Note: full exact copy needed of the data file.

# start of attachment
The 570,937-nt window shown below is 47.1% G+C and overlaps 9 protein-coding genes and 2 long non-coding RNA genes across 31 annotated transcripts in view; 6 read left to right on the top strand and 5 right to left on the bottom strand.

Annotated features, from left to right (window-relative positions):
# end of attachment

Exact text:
The 570,937-nt window shown below is 47.1% G+C and overlaps 9 protein-coding genes and 2 long non-coding RNA genes across 31 annotated transcripts in view; 6 read left to right on the top strand and 5 right to left on the bottom strand.

Annotated features, from left to right (window-relative positions):